A tremendous upside to the Internet auction, and one I was not at all sure about at the outset, is that business is conducted extremely reliably. In more than 80 transactions, I have not had a single bad business experience. Radios arrive according to promised schedules and most often in the condition described. In the few instances when the condition has not been as described, sellers have cheerfully taken the item back and provided a full refund. What does it mean when you can have this many successful transactions with strangers you will likely never see eye-to-eye, strung out all across the world? My interpretation is that either people are basically honest, or the federal laws against mail fraud are among the most potent deterrents ever brought to bear on human behavior.
I’m about to enter phase two of Internet collecting-having my own auctions on eBay. Of all the transistors I have collected to date, probably half are keepers. The also-rans will soon take their place among the 200 to 300 transistors available weekly on eBay. I am anxious to find out if, on average, I can recoup my original expenditures. From informal tracking, it appears that prices for identical models in similar condition can vary by as much as 100 percent, so it is difficult to predict how the selling phase will turn out. But I need cash desperately to be able to continue. Although I have nearly satisfied my craving for the radios that remind me of my adolescence, and have far too many to fit on my nightstand, I have also moved on to new territory. My original motivation has shifted as the result of a startling discovery about what else is on the Internet auction-which turns out to be just about everything I could want for a well-rounded collection of striking industrial design.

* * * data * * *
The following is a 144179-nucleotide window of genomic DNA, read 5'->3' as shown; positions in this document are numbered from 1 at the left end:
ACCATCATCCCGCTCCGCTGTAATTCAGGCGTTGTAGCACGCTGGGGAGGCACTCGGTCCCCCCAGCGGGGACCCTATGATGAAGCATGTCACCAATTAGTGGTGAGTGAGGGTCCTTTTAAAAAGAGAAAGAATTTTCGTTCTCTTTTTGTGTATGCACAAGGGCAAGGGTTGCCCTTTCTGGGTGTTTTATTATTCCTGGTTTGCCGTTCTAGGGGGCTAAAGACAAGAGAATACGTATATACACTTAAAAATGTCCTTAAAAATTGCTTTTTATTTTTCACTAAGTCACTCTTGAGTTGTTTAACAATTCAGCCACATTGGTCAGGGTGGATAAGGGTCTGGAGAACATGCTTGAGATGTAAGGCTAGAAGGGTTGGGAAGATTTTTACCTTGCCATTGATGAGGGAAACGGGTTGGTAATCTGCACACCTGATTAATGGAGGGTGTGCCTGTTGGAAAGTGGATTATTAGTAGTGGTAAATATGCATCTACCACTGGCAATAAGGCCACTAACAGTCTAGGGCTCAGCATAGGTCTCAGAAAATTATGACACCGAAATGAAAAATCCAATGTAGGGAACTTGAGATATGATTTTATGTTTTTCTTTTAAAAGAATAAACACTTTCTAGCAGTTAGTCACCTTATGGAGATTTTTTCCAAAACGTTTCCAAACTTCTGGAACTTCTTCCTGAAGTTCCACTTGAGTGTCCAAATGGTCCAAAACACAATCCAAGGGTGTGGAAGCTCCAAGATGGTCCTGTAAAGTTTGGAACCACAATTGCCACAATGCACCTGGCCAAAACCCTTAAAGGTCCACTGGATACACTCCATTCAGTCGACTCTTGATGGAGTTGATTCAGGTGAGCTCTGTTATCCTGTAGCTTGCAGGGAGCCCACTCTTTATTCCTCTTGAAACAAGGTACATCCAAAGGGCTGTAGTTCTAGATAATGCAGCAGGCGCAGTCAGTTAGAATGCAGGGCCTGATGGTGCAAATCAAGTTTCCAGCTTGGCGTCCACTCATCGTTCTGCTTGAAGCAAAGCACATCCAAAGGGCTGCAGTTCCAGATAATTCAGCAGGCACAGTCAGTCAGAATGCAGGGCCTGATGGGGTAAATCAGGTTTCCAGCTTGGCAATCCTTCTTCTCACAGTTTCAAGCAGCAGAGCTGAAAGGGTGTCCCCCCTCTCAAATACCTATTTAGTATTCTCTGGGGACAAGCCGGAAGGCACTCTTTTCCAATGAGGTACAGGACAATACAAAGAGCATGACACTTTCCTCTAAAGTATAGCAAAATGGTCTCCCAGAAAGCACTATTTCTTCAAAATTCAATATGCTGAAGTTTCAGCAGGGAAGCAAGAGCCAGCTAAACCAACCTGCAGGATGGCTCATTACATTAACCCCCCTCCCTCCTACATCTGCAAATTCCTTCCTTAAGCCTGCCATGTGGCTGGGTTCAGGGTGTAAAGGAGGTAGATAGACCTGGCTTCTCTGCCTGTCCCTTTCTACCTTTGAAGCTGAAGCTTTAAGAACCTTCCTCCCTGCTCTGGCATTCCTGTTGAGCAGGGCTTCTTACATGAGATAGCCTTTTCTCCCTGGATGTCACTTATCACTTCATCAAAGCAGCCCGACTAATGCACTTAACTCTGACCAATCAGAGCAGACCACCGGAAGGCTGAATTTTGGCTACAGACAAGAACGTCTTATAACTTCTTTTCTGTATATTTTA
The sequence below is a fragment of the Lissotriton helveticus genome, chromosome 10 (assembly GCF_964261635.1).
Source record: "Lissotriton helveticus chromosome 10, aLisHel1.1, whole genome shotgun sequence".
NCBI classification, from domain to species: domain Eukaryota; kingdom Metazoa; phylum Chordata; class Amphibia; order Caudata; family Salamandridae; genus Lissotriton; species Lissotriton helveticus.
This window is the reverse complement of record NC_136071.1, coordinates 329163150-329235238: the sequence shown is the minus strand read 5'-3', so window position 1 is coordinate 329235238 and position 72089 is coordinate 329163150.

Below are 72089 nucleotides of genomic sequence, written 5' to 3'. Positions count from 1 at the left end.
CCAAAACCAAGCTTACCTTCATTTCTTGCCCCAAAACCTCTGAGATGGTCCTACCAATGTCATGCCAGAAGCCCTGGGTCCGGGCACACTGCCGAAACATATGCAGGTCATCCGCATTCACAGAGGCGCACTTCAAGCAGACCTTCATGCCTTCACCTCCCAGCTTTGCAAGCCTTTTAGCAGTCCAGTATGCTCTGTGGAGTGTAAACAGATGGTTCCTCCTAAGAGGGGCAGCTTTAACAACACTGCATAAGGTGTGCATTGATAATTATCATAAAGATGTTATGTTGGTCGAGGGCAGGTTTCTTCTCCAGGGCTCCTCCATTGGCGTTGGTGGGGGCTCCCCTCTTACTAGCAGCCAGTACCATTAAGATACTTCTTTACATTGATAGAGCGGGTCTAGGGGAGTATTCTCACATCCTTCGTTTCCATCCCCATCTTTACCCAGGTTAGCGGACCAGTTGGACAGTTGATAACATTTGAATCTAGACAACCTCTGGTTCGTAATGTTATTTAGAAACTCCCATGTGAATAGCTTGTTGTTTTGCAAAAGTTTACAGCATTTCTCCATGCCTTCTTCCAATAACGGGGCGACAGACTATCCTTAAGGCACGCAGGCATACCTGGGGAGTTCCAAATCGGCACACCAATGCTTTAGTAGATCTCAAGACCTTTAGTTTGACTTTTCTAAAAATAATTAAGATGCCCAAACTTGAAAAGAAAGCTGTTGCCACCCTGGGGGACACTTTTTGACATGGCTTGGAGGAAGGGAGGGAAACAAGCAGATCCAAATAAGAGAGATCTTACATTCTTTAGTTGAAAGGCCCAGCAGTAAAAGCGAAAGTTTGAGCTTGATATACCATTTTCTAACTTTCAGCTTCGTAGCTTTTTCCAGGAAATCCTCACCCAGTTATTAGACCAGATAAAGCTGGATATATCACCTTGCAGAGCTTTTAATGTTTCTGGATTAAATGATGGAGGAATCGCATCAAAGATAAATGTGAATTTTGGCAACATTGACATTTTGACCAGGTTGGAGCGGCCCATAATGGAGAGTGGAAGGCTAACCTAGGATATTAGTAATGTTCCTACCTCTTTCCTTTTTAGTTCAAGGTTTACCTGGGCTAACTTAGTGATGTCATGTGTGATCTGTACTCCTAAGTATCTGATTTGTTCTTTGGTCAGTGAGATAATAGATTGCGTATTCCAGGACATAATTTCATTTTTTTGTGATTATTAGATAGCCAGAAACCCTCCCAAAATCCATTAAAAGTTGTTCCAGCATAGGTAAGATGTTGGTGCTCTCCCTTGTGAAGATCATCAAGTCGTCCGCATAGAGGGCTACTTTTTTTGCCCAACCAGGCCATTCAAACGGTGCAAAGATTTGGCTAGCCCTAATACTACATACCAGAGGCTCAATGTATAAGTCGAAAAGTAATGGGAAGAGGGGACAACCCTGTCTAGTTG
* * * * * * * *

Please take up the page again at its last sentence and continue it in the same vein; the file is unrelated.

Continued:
For example, during the same four-year search for the elusive transistor radios, I was also on the lookout for an even more obscure Polaroid “Polavision” instant 8mm movie system. This novel and technologically remarkable product was the brainstorm of one of my inventor-entrepreneur idols, Dr. Edwin Land. Sadly, Polavision never caught on with consumers. Because it had a short lifespan and meager sales, finding an outfit 25 years later proved fruitless over the course of the multiyear search. But one night, while on the Internet auction, I decided to search under the word “Polavision.” Nothing came up the first time or for the first two months. But eventually it appeared, and for $51 I bought a complete Polavision outfit in mint condition from a seller in Anchorage, Alaska. It even came with four cartridges of home movies of a 1970s Christmas. (Only once over the years had a used-camera dealer professed to be able to put a “Polavision” camera in my hands, and this was at a price of $1,000-if his source still had it, which they didn’t.)
Recently, just out of curiosity, I returned to one of the local antique malls that I used to comb through periodically hoping to score a radio. With five floors, a couple hundred dealer booths, and thousands of items, I needed to switch into a mode of concentrated scanning, allowing my gaze to lock in only on small boxlike objects with metal grills. After an hour of intense searching I departed empty-handed, as usual. But instead of feeling let down, I felt incredibly smug about being hooked up with a cable modem to the Internet: the mall of all malls, open 24 hours a day for my convenience, with a built-in scanning mode that locks in only to “transistors.” It’s almost too good to be true.